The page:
It's worthwhile to distinguish between some of the terms used in BPM, as the terminology can sometimes be rather confusing:
A workflow is generally understood as series of human and/or automated tasks that are performed to produce a desired outcome. A fancier name for workflow that is commonly used is orchestration.
Closely related to workflow is a process. It's defined as "a set of activities and transactions that an organization conducts on a regular basis in order to achieve its objectives... It can exist within a single department, run throughout the entire enterprise, or extend across the whole value chain" [BPMBasics]. A process may involve one or more workflows.
A task represents a specific work item that must be performed, most typically by a user. Tasks constitute the work within the workflow.
A node is a generic command or step within a process. It can be a task, a wait state, or a decision. A business process consists of nodes.
A transition (or, in XML Process Definition Language [XPDL] nomenclature, edge) defines how nodes are connected.
BPM systems, by their nature, involve modeling what can be complex processes. Mathematical algorithms are often used as the basis for implementation and can be fairly arcane to understand for those not steeped in its principles. The requirement to visually model workflows also represents a significant development challenge. These are perhaps the reasons why open source BPM solutions were, at first, slow to emerge. Recently that has changed, and you can now choose among several excellent open source BPM systems. We'll discuss how to make a wise choice in the next section.
As you recall, in section 2.1 we discussed general criteria for evaluating open source SOA software. There are obviously some additional BPM-specific criteria that we'll want to consider; they are listed in table 2.2.
Obviously, this only scratches the surface of the underlying functionality typical in any BPM solution. However, it does touch on some of the most important features and provides us with guidance on identifying what constitutes a BPM. That way, we can identify possible open source products, which is our next topic.
Table 2.2. BPM evaluation criteria<br></br>
BPM solutions, particularly those by commercial vendors, have a history of being very complicated to learn and even more difficult to deploy. Circumstantial evidence suggests many solutions become expensive "shelfware" and never live up to the promises anticipated. We want our solution to be simple to learn, deploy, and manage.
In part related to simplicity, this criterion refers to the ability, if need be, to incorporate the BPM "engine" directly into an application. For example, you might be building a new loan processing application and want the ability to embed a workflow engine directly within it without having to manage it externally.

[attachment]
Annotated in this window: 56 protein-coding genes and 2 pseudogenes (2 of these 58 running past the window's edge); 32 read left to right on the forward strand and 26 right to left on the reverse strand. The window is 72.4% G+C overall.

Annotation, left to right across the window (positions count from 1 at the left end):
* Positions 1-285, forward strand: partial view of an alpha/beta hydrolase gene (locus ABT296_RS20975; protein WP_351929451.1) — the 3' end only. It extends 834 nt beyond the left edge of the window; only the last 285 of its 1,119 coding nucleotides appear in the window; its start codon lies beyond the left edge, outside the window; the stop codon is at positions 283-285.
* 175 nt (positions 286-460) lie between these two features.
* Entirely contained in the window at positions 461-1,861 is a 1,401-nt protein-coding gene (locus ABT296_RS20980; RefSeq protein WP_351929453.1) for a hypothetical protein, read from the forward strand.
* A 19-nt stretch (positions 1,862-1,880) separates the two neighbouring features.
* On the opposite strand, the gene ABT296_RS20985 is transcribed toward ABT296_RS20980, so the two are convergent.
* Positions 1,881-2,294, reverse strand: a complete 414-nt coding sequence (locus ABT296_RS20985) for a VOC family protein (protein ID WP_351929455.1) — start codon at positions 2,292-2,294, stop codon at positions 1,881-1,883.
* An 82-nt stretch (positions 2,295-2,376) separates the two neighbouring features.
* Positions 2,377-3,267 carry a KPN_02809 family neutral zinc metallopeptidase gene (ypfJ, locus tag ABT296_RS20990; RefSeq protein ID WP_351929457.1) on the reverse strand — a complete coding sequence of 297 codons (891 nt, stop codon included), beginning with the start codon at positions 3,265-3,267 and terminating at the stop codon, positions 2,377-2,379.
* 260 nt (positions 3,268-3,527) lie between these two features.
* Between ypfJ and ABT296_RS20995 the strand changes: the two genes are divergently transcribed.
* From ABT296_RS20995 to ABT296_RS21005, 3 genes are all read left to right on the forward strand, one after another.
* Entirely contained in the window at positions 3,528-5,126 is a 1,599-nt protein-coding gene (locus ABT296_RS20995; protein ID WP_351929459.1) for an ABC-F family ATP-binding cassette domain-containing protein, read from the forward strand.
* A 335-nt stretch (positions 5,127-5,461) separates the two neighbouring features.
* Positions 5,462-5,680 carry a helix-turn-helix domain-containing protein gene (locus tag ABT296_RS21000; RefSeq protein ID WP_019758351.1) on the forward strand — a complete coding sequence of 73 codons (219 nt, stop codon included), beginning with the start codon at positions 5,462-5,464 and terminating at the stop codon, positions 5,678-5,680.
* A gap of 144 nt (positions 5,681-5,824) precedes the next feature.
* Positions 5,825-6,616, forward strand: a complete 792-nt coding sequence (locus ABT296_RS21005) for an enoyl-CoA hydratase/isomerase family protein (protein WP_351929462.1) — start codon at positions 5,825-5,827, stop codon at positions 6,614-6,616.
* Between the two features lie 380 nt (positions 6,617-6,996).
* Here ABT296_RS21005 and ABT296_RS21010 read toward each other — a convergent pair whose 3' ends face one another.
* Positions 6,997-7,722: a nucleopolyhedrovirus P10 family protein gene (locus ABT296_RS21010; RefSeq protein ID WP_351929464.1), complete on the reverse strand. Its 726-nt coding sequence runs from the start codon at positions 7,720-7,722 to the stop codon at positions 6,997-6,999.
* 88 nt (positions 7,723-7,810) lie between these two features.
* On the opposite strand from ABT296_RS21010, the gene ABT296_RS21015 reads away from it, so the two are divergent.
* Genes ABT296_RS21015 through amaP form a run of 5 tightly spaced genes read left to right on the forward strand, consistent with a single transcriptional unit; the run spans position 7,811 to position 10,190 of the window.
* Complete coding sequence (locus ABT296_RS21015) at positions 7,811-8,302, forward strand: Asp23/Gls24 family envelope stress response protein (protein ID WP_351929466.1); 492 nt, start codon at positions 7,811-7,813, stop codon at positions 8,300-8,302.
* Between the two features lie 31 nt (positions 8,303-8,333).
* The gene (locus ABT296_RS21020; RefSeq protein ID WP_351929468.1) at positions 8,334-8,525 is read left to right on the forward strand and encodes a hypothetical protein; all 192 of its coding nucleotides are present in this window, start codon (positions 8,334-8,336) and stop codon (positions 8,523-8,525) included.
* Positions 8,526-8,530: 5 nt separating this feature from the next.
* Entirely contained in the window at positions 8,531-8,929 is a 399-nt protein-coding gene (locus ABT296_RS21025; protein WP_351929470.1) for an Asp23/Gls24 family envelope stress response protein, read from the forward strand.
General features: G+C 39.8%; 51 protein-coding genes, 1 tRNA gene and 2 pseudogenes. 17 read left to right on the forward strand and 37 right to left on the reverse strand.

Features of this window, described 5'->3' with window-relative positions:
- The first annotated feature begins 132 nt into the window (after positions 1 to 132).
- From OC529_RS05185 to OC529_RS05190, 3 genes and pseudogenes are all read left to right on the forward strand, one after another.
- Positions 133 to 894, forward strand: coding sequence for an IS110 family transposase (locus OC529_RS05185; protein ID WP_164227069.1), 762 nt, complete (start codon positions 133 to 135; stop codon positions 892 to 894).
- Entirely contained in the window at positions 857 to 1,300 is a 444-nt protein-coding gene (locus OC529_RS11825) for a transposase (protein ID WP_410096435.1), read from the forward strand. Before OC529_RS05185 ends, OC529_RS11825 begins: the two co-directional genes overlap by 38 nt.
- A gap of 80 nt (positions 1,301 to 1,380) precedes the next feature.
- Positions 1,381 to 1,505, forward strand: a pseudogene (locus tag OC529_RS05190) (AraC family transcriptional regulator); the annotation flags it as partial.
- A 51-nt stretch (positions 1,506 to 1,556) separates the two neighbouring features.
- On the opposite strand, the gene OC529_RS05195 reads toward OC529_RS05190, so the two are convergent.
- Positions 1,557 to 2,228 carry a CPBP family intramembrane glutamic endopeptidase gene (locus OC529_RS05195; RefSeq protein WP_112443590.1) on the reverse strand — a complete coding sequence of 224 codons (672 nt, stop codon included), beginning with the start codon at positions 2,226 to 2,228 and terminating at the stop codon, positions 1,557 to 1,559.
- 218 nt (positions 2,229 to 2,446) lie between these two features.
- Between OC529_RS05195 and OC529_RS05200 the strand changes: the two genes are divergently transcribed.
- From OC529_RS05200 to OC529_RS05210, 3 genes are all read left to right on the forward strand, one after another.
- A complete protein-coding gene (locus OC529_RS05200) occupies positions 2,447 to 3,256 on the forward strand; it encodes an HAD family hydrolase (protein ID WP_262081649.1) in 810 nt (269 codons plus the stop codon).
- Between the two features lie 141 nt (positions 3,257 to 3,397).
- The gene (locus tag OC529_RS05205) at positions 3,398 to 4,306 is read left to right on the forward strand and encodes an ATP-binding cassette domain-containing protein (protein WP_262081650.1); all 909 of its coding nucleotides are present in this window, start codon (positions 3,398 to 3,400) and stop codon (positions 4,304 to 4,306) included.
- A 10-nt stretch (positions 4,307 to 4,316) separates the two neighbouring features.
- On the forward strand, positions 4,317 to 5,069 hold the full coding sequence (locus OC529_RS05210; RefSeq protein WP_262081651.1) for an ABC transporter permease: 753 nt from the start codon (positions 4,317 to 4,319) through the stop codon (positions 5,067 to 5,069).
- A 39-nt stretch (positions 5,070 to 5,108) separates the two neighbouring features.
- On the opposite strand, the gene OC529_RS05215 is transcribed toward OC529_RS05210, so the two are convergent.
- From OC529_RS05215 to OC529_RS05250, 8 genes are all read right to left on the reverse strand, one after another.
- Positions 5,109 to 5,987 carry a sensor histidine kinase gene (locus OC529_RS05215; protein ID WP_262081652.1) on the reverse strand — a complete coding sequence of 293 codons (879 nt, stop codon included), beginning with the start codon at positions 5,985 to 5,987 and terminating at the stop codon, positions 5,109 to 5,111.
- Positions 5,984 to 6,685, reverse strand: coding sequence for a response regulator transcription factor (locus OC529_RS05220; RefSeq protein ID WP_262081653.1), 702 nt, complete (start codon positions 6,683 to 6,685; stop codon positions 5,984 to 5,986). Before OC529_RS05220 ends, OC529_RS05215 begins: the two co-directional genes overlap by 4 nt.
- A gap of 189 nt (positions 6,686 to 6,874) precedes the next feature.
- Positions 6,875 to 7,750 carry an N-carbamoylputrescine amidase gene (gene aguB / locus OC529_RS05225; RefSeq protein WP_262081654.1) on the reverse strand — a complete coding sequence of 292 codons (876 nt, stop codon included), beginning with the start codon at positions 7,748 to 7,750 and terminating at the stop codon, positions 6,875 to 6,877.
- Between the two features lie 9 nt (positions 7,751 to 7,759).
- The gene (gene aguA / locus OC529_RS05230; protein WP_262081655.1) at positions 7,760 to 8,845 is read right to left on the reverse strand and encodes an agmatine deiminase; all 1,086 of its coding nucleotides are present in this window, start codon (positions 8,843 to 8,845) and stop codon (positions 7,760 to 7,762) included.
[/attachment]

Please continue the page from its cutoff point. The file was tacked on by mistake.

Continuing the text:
Are all standard process nodes available out of the box? This would include decision/conditional routing, human-interface task support, forks/splits, and joins/merges. Can callout nodes or capabilities exist to invoke Java and web services?
Do auditing, logging, and rollback/compensation features exist? Are long-running transactions supported? Are roles and users supported?
As we pointed out earlier, BPM solutions tend to be fairly complex in nature. This is both because of the visual modeling requirements and the complex workflow algorithms that drive the BPM engine. Fortunately, within the past few years, we've seen exciting developments in the open source community surrounding BPM, and there are now several excellent products to choose from. Table 2.3 lists the most active BPM open source products available today.
Table 2.3. BPM open source product overview<br></br>
Intalio BPMS (Community Edition)
Feature-rich BPM that uses business process modeling notion (BPMN) to generate BPEL-based orchestrations. Unfortunately, only parts of Intalio's solution are open source, with some confusing licensing restrictions. Also, since BPMN is converted to BPEL (with that code being proprietary), extending the product seems problematic, and reliance on BPEL means support for only SOAP-based web services.
An efficient and highly regarded BPEL engine. Models can be designed using the free, but not open source, Designer. Important functionality such as persisting process instances to a database, or versioning of processes, is only supported out of the box in the commercial Enterprise version. My experience using the product suggests that the open source release isn't suitable for production usage.
Apache ODE (Orchestration Director Engine) is a runtime BPEL engine. Its API is such that you can extend it in new and interesting ways, and thus aren't tied to the SOAP-only invocation of BPEL. The licensing model is very attractive, and the engine is lightweight and can be exposed, via Java Business Integration (JBI), to ServiceMix, an excellent open source ESB, which we cover later. Apache ODE doesn't come with a designer per se, but you can use the beta of the Eclipse BPEL editor.
Enhydra Shark and Java Workflow Editor (JaWe)
Shark is a workflow engine that adheres to the XPDL workflow standard that's supported by the Workforce Management Coalition (WfMC). JaWe is an XPDL editor, but has some limitations compared with its commercial cousin, Together Workflow Editor. Documentation specific to Shark was difficult to locate, and the emphasis, like with Intalio and Active-BPEL, is to push you toward commercial products.
A mature, efficient, and lightweight process/workflow engine with a usable Eclipse-based modeler. Uses its own terse XML graph notation language known as jPDL (jBPM Process Definition Language), and includes support for all core modeling nodes, such as decision and fork. Can be easily extended and isn't tied to a particular deployment framework. Unlike several others, there is no commercial "upgrade," and no functionality is specifically excluded.